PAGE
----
A recent meta-analysis involving 2,365 participants found a significant reduction in nasal symptoms, medication necessity, and serum immunoglobulin E, an antibody that plays a role in hypersensitivity to allergens. Additional data “ultimately point to the efficacy of acupuncture treatment in improving quality of life in AR patients.”2

It’s best to

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Volunteering brings health, happiness and greater sense of community

The title of Kelly Pohl’s recent Bozeman Daily Chronicle guest column pulled me in: “Taking part in shaping community’s future.”peoplecircle

I love the questions she posed, “Can we grow while maintaining our quality of life” that we have come to expect in Bozeman and the Gallatin Valley? “Can we grow and maintain the same expectations for public safety, access to nature, excellent schools, and a tremendous sense of community?” And I applaud her calls to action: “…Voice your opinion. Support the organizations that support your community. Vote. Volunteer…” 

Volunteering is in my blood

My volunteer history dates back to being a junior member of the Ironbound Ambulance Squad in Newark, NJ. I was a trained EMT and responded to emergency calls one night a week while in high school.

In my twenties I was a two-time Student Conservation Association volunteer (now known as Americorps). I educated the public on the environmental and cultural wonders of two very different but both incredibly wonder-filled places: Indiana Dunes National Lakeshore and Grand Canyon National Park.

While in

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Acupuncture and the mind-body connection

As a holistic system of medicine, acupuncture is well-rooted in the belief that the mind and the body are inseparably linked. The mind not only includes functions like memory and cognition but also the ability to sleep and feel emotions. When one considers that Chinese medicine sees long-lasting or intense emotions as a cause of disease, it’s worth finding ways to move through emotions in a healthy way.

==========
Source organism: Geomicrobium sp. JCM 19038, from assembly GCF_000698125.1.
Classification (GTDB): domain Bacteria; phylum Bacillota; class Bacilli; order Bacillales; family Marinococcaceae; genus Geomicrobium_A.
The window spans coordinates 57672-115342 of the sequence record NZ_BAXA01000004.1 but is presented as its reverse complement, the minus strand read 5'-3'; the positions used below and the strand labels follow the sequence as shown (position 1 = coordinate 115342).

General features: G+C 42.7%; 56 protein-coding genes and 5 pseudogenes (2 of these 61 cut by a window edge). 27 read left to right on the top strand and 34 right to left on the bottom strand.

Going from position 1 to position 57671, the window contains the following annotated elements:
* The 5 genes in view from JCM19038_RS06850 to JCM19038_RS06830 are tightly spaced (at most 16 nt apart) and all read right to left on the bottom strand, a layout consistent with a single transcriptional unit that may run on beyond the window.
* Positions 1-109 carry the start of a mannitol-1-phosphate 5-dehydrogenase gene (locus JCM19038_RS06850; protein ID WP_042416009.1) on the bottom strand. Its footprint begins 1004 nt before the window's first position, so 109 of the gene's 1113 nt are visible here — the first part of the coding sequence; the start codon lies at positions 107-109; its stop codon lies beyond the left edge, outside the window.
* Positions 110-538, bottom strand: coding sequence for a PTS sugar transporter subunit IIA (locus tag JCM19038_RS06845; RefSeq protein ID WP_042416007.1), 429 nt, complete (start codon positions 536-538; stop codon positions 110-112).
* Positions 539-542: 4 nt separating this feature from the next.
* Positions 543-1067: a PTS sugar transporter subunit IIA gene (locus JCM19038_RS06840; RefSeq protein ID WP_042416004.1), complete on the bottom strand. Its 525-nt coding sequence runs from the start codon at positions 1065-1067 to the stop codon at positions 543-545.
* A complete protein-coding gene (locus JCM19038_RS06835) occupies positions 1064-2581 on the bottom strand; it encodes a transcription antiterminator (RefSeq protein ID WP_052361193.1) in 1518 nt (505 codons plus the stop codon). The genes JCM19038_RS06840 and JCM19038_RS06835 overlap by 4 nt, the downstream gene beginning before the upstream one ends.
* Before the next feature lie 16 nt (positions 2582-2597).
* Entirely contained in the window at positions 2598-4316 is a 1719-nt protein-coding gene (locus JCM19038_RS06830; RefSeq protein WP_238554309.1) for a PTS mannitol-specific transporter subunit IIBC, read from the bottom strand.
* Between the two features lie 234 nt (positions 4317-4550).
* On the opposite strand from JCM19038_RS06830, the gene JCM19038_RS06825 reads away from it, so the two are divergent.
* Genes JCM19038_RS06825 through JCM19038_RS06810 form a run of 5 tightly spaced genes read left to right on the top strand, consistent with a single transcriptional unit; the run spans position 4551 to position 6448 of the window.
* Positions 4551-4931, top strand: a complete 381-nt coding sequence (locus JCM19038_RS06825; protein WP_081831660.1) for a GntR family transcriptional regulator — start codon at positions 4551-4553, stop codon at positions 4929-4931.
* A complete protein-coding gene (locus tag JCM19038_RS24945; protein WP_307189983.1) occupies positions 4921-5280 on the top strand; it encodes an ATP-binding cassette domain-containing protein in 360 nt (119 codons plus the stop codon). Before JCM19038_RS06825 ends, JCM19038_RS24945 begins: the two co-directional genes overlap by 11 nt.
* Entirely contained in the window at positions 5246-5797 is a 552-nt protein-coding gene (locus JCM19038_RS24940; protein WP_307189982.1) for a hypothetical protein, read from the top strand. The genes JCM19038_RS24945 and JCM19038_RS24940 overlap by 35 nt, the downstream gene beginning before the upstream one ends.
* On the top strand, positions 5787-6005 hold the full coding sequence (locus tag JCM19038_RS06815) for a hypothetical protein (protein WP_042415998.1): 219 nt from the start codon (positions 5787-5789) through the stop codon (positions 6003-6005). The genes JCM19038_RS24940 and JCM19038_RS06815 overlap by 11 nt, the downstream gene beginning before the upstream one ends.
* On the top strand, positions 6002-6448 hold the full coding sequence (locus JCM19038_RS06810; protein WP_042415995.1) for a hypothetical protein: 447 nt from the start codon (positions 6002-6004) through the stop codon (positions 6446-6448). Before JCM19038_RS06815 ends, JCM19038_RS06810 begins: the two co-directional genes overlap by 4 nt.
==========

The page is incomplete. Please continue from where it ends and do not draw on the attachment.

Beyond the needles

As a former student and naturally curious person, I know it’s easy to ponder questions like “Why is my acupuncturist placing a needle in that spot?” or “I wonder what that point is for?” In my role as acupuncturist and educator, I am happy to explain my rationale in treatment AND I encourage my clients to approach each acupuncture session as an opportunity for mindfulness and relaxation.

calm water Ways to get more out of your acupuncture treatment session

Often, clients put their intentions on what they hope to manifest in their lives. Some employ visualization techniques to concentrate qi in specific energy centers

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Relief for anxiety that makes you feel good without unwanted side effects

One of the most satisfying aspects of my work is bringing relief to those suffering from anxiety. In my role as an Licensed Acupuncturist, I am trained to see the connections between the body, mind, spirit and emotions. I ask each client where in her body she feels what she calls “anxiety.” Some people report it as persistent feeling in the gut, others as heart palpitations, and others as tension in the head, for example. Anxiety may manifest itself very differently from person to person. pulse crop

You are not alone

Anxiety, worry or fear can all be a normal response to stressors, real life situations, or things that can cause harm. These emotions can motivate us to take action. But sometimes the uneasy feeling lingers, affects sleep, and diminishes quality of life.

According to the Anxiety and Depression Association of America, an estimated 40 million American adults suffer from some kind of anxiety disorder but only about a third receives treatment. Their website has a useful chart to help you determine the difference between everyday anxiety

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Three good reasons to include acupuncture in post partum care

Last week I saw Melissa Bang’s performance of “Playing Monopoly with God” and attended her meet & greet with Bozeman area professionals to expand and diversify the medical model for post partum women.

In addition to services such as naturopathy, mental health counseling, and lactation consulting, acupuncture is a great option for post partum care. breastfeeding2

Reason #1: Replenish
Pregnancy and birthing can be fulfilling and depleting at the same time. Sleep patterns can change dramatically after baby is born and fatigue often results. Acupuncture and Chinese herbs serve to replenish a new mother’s qi (the vital energy behind every bodily function) and blood. It also promotes better sleep and can improve energy levels so that mom is in the best position to nourish the little one(s).

Reason #2: Manage milk flow